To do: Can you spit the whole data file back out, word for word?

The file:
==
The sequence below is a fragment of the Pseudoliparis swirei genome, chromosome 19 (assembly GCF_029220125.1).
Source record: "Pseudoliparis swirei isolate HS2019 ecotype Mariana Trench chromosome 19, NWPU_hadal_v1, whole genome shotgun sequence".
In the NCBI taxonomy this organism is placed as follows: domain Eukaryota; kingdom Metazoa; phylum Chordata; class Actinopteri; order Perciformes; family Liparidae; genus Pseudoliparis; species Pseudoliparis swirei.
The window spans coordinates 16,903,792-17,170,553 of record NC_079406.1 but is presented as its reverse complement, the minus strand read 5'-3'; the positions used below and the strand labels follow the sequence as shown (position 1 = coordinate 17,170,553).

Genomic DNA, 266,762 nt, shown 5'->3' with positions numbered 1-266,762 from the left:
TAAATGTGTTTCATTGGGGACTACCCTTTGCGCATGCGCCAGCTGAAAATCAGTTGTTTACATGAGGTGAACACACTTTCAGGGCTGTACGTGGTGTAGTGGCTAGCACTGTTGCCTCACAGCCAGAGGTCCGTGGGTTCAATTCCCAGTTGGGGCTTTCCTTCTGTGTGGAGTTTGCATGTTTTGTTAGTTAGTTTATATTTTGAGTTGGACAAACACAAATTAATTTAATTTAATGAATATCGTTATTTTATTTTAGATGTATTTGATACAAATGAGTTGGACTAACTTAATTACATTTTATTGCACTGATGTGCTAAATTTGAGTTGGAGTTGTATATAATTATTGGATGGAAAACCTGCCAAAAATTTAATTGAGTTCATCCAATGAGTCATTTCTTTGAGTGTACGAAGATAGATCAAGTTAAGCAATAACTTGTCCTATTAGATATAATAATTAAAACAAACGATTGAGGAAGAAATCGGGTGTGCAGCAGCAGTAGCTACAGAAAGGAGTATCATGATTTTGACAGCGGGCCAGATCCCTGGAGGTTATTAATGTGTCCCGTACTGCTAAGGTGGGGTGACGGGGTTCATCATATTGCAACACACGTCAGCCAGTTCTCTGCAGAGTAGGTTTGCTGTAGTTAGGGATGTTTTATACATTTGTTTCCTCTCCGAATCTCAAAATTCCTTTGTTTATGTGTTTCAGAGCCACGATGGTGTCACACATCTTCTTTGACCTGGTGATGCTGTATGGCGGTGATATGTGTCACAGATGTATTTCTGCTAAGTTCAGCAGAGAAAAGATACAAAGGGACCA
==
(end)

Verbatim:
The sequence below is a fragment of the Pseudoliparis swirei genome, chromosome 19 (assembly GCF_029220125.1).
Source record: "Pseudoliparis swirei isolate HS2019 ecotype Mariana Trench chromosome 19, NWPU_hadal_v1, whole genome shotgun sequence".
In the NCBI taxonomy this organism is placed as follows: domain Eukaryota; kingdom Metazoa; phylum Chordata; class Actinopteri; order Perciformes; family Liparidae; genus Pseudoliparis; species Pseudoliparis swirei.
The window spans coordinates 16,903,792-17,170,553 of record NC_079406.1 but is presented as its reverse complement, the minus strand read 5'-3'; the positions used below and the strand labels follow the sequence as shown (position 1 = coordinate 17,170,553).

Genomic DNA, 266,762 nt, shown 5'->3' with positions numbered 1-266,762 from the left:
TAAATGTGTTTCATTGGGGACTACCCTTTGCGCATGCGCCAGCTGAAAATCAGTTGTTTACATGAGGTGAACACACTTTCAGGGCTGTACGTGGTGTAGTGGCTAGCACTGTTGCCTCACAGCCAGAGGTCCGTGGGTTCAATTCCCAGTTGGGGCTTTCCTTCTGTGTGGAGTTTGCATGTTTTGTTAGTTAGTTTATATTTTGAGTTGGACAAACACAAATTAATTTAATTTAATGAATATCGTTATTTTATTTTAGATGTATTTGATACAAATGAGTTGGACTAACTTAATTACATTTTATTGCACTGATGTGCTAAATTTGAGTTGGAGTTGTATATAATTATTGGATGGAAAACCTGCCAAAAATTTAATTGAGTTCATCCAATGAGTCATTTCTTTGAGTGTACGAAGATAGATCAAGTTAAGCAATAACTTGTCCTATTAGATATAATAATTAAAACAAACGATTGAGGAAGAAATCGGGTGTGCAGCAGCAGTAGCTACAGAAAGGAGTATCATGATTTTGACAGCGGGCCAGATCCCTGGAGGTTATTAATGTGTCCCGTACTGCTAAGGTGGGGTGACGGGGTTCATCATATTGCAACACACGTCAGCCAGTTCTCTGCAGAGTAGGTTTGCTGTAGTTAGGGATGTTTTATACATTTGTTTCCTCTCCGAATCTCAAAATTCCTTTGTTTATGTGTTTCAGAGCCACGATGGTGTCACACATCTTCTTTGACCTGGTGATGCTGTATGGCGGTGATATGTGTCACAGATGTATTTCTGCTAAGTTCAGCAGAGAAAAGATACAAAGGGACCA